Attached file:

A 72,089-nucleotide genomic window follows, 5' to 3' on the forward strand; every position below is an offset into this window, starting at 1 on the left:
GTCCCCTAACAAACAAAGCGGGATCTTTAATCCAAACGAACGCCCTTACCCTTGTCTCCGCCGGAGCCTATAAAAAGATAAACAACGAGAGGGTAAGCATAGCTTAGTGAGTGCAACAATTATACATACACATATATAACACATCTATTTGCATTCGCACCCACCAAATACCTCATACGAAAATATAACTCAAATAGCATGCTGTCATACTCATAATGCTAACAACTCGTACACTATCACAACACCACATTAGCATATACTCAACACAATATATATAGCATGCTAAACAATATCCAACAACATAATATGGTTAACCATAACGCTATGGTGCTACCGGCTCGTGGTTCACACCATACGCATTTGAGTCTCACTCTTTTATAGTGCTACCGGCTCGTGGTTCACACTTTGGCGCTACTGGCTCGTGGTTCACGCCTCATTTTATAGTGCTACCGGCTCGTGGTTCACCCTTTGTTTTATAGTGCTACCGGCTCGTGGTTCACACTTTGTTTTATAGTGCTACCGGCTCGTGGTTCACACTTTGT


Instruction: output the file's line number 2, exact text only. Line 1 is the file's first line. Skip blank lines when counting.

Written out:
GTCCCCTAACAAACAAAGCGGGATCTTTAATCCAAACGAACGCCCTTACCCTTGTCTCCGCCGGAGCCTATAAAAAGATAAACAACGAGAGGGTAAGCATAGCTTAGTGAGTGCAACAATTATACATACACATATATAACACATCTATTTGCATTCGCACCCACCAAATACCTCATACGAAAATATAACTCAAATAGCATGCTGTCATACTCATAATGCTAACAACTCGTACACTATCACAACACCACATTAGCATATACTCAACACAATATATATAGCATGCTAAACAATATCCAACAACATAATATGGTTAACCATAACGCTATGGTGCTACCGGCTCGTGGTTCACACCATACGCATTTGAGTCTCACTCTTTTATAGTGCTACCGGCTCGTGGTTCACACTTTGGCGCTACTGGCTCGTGGTTCACGCCTCATTTTATAGTGCTACCGGCTCGTGGTTCACCCTTTGTTTTATAGTGCTACCGGCTCGTGGTTCACACTTTGTTTTATAGTGCTACCGGCTCGTGGTTCACACTTTGT